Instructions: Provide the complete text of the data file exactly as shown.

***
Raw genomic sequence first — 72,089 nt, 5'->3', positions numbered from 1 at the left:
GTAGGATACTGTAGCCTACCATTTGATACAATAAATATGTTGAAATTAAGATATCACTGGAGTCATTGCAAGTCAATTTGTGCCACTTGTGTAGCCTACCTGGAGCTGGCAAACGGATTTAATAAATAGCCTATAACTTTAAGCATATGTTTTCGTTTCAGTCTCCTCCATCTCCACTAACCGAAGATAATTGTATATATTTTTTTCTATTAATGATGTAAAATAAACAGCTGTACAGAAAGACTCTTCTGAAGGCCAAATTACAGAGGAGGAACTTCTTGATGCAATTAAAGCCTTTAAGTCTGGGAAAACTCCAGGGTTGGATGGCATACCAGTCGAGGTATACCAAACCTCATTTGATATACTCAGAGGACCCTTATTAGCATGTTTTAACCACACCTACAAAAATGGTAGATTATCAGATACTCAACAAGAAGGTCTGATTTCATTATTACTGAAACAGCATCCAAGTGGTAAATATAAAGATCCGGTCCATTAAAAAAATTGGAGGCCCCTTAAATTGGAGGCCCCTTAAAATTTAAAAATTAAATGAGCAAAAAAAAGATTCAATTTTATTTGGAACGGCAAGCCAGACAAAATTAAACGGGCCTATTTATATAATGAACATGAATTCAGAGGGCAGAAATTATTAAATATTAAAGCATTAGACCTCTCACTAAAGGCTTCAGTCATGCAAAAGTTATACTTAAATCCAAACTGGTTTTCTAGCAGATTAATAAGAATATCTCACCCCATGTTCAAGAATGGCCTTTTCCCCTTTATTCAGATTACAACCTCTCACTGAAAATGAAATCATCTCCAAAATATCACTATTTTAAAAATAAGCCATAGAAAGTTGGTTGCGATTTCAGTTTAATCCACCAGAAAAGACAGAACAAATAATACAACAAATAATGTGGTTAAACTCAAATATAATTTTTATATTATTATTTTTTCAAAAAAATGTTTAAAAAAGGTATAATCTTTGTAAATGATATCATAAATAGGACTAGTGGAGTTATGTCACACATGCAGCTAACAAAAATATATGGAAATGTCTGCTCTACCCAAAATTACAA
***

Raw genomic sequence first — 72,089 nt, 5'->3', positions numbered from 1 at the left:
GTAGGATACTGTAGCCTACCATTTGATACAATAAATATGTTGAAATTAAGATATCACTGGAGTCATTGCAAGTCAATTTGTGCCACTTGTGTAGCCTACCTGGAGCTGGCAAACGGATTTAATAAATAGCCTATAACTTTAAGCATATGTTTTCGTTTCAGTCTCCTCCATCTCCACTAACCGAAGATAATTGTATATATTTTTTTCTATTAATGATGTAAAATAAACAGCTGTACAGAAAGACTCTTCTGAAGGCCAAATTACAGAGGAGGAACTTCTTGATGCAATTAAAGCCTTTAAGTCTGGGAAAACTCCAGGGTTGGATGGCATACCAGTCGAGGTATACCAAACCTCATTTGATATACTCAGAGGACCCTTATTAGCATGTTTTAACCACACCTACAAAAATGGTAGATTATCAGATACTCAACAAGAAGGTCTGATTTCATTATTACTGAAACAGCATCCAAGTGGTAAATATAAAGATCCGGTCCATTAAAAAAATTGGAGGCCCCTTAAATTGGAGGCCCCTTAAAATTTAAAAATTAAATGAGCAAAAAAAAGATTCAATTTTATTTGGAACGGCAAGCCAGACAAAATTAAACGGGCCTATTTATATAATGAACATGAATTCAGAGGGCAGAAATTATTAAATATTAAAGCATTAGACCTCTCACTAAAGGCTTCAGTCATGCAAAAGTTATACTTAAATCCAAACTGGTTTTCTAGCAGATTAATAAGAATATCTCACCCCATGTTCAAGAATGGCCTTTTCCCCTTTATTCAGATTACAACCTCTCACTGAAAATGAAATCATCTCCAAAATATCACTATTTTAAAAATAAGCCATAGAAAGTTGGTTGCGATTTCAGTTTAATCCACCAGAAAAGACAGAACAAATAATACAACAAATAATGTGGTTAAACTCAAATATAATTTTTATATTATTATTTTTTCAAAAAAATGTTTAAAAAAGGTATAATCTTTGTAAATGATATCATAAATAGGACTAGTGGAGTTATGTCACACATGCAGCTAACAAAAATATATGGAAATGTCTGCTCTACCCAAAATTACAA